Meanwhile, multi-talented director/writer John Pata has grown immeasurably as a creative artist since his charmingly fun 2007 debut Better Off Undead. This observation is proven as fact as Pata, along with co-writer/co-director Adam Bartlett, has given the world a hauntingly poetic look at an obliterated world with this year’s devastatingly good Dead Weight.
After the majority of the world is seemingly wiped out by a mysterious virus, a handful of bedraggled travelers wander the barren landscape trying to find other survivors, while actively avoiding the often violent infected. Focusing on Charlie, a charming slacker, determined to find his girlfriend at a specified destination point, Dead Weight does not dwell on outside monsters. Rather, it concentrates on how adverse conditions can make monsters out of humankind as Charlie (and others he meets along the way) begins to consider actions that not only question his sanity but his decency.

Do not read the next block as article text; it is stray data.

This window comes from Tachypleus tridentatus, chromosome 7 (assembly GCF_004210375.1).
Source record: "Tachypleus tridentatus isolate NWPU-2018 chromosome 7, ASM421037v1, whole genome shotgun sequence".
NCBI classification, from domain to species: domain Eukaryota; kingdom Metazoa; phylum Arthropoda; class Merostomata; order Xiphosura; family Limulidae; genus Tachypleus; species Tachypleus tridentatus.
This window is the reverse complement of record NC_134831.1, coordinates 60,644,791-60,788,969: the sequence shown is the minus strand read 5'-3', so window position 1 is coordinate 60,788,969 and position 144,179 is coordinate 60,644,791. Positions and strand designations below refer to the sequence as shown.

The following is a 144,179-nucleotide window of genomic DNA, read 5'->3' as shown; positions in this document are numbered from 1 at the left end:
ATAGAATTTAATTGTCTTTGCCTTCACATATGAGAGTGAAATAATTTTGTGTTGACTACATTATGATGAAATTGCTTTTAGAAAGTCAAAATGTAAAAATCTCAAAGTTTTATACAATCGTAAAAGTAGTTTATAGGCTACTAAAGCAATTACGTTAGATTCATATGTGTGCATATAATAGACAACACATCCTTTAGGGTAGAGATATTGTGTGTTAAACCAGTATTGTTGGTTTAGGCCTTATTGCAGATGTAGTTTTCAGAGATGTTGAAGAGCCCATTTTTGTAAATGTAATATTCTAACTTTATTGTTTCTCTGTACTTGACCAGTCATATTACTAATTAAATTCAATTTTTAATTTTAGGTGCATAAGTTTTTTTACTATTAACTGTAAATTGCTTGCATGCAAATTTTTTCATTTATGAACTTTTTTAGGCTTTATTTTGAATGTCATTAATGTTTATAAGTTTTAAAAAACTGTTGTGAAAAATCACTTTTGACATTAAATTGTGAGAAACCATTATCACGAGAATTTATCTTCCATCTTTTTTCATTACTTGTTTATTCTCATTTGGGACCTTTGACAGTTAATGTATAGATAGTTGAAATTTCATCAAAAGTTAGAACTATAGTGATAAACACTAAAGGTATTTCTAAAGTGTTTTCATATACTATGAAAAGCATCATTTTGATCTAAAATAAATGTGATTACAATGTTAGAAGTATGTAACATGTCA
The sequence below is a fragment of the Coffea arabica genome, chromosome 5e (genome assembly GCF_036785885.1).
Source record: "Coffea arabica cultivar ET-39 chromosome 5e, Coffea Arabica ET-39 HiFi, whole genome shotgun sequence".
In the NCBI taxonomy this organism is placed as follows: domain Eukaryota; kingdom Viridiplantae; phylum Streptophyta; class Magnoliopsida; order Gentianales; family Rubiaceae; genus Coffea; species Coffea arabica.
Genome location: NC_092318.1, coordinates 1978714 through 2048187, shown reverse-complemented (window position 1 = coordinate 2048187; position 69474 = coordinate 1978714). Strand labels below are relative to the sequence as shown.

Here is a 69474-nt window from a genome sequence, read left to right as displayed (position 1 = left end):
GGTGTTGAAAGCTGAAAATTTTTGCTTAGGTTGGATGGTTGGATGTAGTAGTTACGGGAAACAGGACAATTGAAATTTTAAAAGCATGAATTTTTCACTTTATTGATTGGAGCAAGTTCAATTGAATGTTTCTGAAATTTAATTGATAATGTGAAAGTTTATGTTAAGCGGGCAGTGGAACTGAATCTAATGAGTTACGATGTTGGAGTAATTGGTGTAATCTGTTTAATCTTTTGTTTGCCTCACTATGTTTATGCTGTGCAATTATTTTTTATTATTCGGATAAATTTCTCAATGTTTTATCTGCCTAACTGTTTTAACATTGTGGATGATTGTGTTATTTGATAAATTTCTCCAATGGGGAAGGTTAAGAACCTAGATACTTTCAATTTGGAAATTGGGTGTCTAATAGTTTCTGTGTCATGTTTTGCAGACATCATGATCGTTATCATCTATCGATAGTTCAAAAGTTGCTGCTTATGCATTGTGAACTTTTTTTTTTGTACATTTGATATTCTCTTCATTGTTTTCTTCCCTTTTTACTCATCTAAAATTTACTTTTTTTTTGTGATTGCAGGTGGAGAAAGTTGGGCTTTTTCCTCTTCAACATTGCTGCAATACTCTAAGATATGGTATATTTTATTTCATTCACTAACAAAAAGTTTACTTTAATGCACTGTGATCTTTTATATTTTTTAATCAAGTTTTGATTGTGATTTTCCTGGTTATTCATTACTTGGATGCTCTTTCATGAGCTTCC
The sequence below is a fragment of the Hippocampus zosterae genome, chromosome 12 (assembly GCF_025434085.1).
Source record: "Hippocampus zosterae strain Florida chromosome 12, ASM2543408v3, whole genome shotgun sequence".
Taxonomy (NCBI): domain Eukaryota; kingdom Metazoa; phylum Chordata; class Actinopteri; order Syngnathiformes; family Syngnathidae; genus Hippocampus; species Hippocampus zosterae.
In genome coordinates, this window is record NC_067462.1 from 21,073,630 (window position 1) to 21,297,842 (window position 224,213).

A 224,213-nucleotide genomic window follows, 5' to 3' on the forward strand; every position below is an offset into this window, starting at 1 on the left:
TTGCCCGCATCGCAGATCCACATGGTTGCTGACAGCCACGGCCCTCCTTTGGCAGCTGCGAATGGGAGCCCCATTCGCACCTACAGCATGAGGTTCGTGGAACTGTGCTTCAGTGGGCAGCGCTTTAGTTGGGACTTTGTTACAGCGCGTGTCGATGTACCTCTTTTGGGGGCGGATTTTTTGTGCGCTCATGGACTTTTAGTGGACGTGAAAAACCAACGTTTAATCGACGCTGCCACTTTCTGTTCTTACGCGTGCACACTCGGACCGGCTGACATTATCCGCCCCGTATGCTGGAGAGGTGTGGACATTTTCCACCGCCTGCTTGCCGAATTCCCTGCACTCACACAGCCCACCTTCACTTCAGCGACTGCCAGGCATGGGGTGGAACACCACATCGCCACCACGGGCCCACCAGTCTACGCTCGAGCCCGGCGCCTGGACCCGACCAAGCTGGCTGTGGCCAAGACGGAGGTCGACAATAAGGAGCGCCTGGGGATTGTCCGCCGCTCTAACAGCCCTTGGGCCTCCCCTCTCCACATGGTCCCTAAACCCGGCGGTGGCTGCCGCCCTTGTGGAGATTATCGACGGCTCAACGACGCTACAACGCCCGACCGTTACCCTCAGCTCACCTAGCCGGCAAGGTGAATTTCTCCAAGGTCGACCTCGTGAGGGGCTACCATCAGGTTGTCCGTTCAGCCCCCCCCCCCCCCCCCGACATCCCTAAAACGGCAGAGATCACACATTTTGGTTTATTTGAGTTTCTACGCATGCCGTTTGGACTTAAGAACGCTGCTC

Brilliantly edited and photographed, Dead Weight is solidly led by (first time actor) Joe Belknap as Charlie while Mary Lindberg, as his ambitious love Samantha, brings vivacious charm to her role. It is the supporting actors, like Michelle Courvais and Aaron Christensen, who truly bring out all the subtle nuances in their characterizations, though, ultimately making Dead Weight an emotionally revelatory experience. Courvais, who played a sassy double dealing cop in acclaimed low budget horror The Landlord, particularly brings weight and humorous understanding to her emotionally scarred survivor, proving she is a performer of uncommon depth.
There are some minor flaws. Occasional sequences of dialogue flow awkwardly out of the actors’ mouths and, as in most quickly shot independent features, it is obvious when friends and innocent set visitors have been recruited to play roles. But on the whole, Dead Weight is an inspiring, amazingly complex film, deserving of multiple accolades.
On a side note, Dead Weight was given an emotional screening at Evil Squirrel Comics in Rogers Park in Chicago on June 8th, 2012 (above). Evil Squirrel, owned by openly gay horror lover Sparky Bobby King, has gone the unfortunate shakily financial way of many awesomely creative independent businesses, by having to close the doors of its (physical) shop. Fortunately, Bobby and Evil Squirrel will still be around offering online and delivery service and as an extremely cool presence at various conventions.
And until next time-
Sweet love and pink Grue, Big Gay Horror Fan!